Local state of emergency declared after violent clashes at white nationalist protest

Alt-right white nationalist protesters violently clashed with counter-protesters on Saturday in Charlottesville, Virginia, forcing local officials to declare a state of emergency.

The "Unite the Right" demonstrators, with alt-right and neo-Nazi leanings, first made waves late Friday night when they marched on the campus grounds of the University of Virginia in Charlottesville, wielding torches and chanting Nazi slogans including "blood and soil."

The protesters and their opponents clashed again on Saturday morning, ahead of a formal rally that had been scheduled to start at noon to protest the removal of a statue of Confederate General Robert E. Lee from Emancipation Park in downtown Charlottesville.

Reports from the scene suggested protesters may have used tear gas on counter-protesters and that members of both sides threw water bottles at each other as they packed into a local park where the rally was scheduled to occur.

RELATED: See Friday night's protests at the University of Virginia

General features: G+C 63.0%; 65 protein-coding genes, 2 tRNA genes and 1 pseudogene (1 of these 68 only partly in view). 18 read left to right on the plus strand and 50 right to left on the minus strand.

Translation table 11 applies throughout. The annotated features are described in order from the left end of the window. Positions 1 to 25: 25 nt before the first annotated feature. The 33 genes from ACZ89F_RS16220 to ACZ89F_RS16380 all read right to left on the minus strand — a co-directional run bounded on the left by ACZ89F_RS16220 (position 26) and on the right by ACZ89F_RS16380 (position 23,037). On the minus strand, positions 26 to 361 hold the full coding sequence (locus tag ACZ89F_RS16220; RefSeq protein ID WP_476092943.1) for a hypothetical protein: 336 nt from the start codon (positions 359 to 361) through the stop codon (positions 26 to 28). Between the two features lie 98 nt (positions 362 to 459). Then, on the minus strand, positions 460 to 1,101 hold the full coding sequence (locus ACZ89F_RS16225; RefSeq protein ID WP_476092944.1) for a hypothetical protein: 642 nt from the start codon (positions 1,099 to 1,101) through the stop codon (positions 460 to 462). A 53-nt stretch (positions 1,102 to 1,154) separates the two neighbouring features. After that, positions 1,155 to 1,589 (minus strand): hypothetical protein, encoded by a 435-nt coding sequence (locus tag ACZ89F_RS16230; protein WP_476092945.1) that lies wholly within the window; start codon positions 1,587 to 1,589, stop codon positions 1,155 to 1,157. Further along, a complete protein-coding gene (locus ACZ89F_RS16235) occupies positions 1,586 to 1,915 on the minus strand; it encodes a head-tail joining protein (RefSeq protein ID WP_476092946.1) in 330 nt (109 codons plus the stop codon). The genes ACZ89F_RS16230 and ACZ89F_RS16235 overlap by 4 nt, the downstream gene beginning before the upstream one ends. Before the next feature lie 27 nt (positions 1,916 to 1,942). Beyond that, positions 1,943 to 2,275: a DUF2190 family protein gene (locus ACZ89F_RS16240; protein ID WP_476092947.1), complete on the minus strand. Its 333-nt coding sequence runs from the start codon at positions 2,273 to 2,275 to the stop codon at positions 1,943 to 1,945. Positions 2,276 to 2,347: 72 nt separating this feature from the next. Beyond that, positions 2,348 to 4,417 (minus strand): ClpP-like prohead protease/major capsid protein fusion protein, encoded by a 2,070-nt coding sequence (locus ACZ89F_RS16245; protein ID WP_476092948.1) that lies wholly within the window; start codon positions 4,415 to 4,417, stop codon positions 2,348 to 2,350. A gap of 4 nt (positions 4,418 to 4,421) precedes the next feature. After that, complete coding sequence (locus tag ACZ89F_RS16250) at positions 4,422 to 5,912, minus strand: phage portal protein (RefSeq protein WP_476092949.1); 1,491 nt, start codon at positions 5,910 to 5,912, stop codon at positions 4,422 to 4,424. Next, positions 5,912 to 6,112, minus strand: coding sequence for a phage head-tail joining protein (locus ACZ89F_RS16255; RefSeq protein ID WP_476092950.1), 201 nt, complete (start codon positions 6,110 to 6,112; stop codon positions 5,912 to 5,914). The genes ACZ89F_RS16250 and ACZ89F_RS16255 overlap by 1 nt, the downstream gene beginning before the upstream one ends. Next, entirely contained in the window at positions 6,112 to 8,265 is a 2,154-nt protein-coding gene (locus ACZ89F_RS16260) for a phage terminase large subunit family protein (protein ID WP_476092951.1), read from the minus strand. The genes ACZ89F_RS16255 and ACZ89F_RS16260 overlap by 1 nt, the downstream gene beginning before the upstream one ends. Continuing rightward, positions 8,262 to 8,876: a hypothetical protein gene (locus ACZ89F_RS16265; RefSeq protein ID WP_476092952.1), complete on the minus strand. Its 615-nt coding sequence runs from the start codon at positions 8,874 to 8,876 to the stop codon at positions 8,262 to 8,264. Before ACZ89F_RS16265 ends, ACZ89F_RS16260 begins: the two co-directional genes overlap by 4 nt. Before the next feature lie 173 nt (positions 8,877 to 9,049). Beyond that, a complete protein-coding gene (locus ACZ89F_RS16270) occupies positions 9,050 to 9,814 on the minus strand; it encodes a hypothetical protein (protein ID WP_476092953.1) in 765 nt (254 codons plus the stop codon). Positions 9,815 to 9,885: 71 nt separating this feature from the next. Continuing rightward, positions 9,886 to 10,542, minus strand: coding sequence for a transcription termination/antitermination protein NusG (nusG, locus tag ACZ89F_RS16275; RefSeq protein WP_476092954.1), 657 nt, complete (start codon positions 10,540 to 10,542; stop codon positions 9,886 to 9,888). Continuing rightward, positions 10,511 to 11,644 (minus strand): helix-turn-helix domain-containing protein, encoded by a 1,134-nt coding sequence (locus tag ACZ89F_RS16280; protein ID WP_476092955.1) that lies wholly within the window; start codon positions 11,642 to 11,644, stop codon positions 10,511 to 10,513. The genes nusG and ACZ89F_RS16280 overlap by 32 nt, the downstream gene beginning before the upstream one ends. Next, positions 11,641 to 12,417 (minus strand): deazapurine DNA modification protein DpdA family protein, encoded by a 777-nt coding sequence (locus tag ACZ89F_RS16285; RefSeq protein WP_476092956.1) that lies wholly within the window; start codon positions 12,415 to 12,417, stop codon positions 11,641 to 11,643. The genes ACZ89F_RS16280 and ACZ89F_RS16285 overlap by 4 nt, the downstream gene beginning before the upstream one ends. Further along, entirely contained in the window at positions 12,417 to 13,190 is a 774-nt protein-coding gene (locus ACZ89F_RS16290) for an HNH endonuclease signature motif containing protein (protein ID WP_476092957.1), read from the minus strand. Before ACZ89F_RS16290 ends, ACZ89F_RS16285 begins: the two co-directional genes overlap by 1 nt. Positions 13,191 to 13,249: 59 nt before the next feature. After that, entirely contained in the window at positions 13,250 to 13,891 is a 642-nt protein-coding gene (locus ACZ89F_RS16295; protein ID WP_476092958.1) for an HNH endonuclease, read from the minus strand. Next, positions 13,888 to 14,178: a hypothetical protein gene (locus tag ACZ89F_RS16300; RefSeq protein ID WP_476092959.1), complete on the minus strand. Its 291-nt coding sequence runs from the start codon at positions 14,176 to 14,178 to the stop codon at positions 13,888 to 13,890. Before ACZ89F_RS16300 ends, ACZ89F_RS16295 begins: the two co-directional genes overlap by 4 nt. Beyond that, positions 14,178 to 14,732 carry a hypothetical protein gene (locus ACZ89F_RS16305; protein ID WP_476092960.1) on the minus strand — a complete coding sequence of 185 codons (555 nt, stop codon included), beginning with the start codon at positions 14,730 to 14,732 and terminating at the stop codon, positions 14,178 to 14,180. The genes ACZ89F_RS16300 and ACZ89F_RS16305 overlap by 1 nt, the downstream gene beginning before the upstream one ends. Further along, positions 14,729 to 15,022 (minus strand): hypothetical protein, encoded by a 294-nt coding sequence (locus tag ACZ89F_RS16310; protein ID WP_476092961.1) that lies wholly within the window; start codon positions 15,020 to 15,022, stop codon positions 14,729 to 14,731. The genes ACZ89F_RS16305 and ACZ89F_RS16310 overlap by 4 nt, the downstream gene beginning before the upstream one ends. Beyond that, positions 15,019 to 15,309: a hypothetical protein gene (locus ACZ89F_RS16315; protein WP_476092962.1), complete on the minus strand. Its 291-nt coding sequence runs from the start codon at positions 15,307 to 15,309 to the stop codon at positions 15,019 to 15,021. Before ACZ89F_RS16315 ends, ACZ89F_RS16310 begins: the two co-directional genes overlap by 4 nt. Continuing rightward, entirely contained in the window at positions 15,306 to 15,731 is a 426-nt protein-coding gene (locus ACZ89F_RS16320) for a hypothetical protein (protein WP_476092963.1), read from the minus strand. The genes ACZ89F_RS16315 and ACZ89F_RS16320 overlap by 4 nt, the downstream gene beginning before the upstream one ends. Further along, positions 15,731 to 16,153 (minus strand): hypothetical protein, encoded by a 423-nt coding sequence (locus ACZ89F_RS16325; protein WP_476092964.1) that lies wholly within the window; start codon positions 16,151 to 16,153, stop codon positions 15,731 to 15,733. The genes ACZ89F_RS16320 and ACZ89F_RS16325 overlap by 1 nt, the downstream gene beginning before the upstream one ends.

The Washington Post reported that at one point protesters swung wooden clubs as they crashed through a line of counter-protesters.

Counter-protest groups included at least one "Black Lives Matter" contingent. Many of the alt-right protesters included men in combat gear carrying firearms.

Local police initially did not move to break up the violent clashes, but eventually declared the event an unlawful assembly, ordering all to disperse or risk arrest.

Prior to the event the rally's organizer, Jason Kessler, successfully sued city officials who had sought to move the rally from the original location to a larger venue over concerns about crowd size.

Officials estimated between 2,000 and 6,000 people would attend the event at Emancipation Park before it began. The park was known as Lee Park before it was renamed Emancipation Park.

The "Unite the Right" demonstrators argue that Lee's contributions should not be erased.